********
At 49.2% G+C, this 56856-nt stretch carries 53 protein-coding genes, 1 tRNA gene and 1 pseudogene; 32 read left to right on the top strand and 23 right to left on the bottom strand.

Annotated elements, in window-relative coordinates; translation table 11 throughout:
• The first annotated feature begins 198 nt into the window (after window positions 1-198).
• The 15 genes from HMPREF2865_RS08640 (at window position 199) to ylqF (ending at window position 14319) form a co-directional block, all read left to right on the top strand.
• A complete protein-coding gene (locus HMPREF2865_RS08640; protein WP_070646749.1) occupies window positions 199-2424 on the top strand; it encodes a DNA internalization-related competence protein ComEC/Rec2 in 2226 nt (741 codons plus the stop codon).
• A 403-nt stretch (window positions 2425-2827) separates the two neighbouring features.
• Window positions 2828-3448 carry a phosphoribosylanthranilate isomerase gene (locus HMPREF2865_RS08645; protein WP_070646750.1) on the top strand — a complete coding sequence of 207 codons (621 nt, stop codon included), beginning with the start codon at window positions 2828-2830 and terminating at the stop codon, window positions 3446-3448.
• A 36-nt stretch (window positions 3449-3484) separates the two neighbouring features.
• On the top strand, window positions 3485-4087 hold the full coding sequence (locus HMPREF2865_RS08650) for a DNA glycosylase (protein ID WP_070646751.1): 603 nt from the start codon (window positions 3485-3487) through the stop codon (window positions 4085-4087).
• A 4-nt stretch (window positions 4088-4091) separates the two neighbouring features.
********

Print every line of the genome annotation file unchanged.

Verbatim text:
At 49.2% G+C, this 56856-nt stretch carries 53 protein-coding genes, 1 tRNA gene and 1 pseudogene; 32 read left to right on the top strand and 23 right to left on the bottom strand.

Annotated elements, in window-relative coordinates; translation table 11 throughout:
• The first annotated feature begins 198 nt into the window (after window positions 1-198).
• The 15 genes from HMPREF2865_RS08640 (at window position 199) to ylqF (ending at window position 14319) form a co-directional block, all read left to right on the top strand.
• A complete protein-coding gene (locus HMPREF2865_RS08640; protein WP_070646749.1) occupies window positions 199-2424 on the top strand; it encodes a DNA internalization-related competence protein ComEC/Rec2 in 2226 nt (741 codons plus the stop codon).
• A 403-nt stretch (window positions 2425-2827) separates the two neighbouring features.
• Window positions 2828-3448 carry a phosphoribosylanthranilate isomerase gene (locus HMPREF2865_RS08645; protein WP_070646750.1) on the top strand — a complete coding sequence of 207 codons (621 nt, stop codon included), beginning with the start codon at window positions 2828-2830 and terminating at the stop codon, window positions 3446-3448.
• A 36-nt stretch (window positions 3449-3484) separates the two neighbouring features.
• On the top strand, window positions 3485-4087 hold the full coding sequence (locus HMPREF2865_RS08650) for a DNA glycosylase (protein ID WP_070646751.1): 603 nt from the start codon (window positions 3485-3487) through the stop codon (window positions 4085-4087).
• A 4-nt stretch (window positions 4088-4091) separates the two neighbouring features.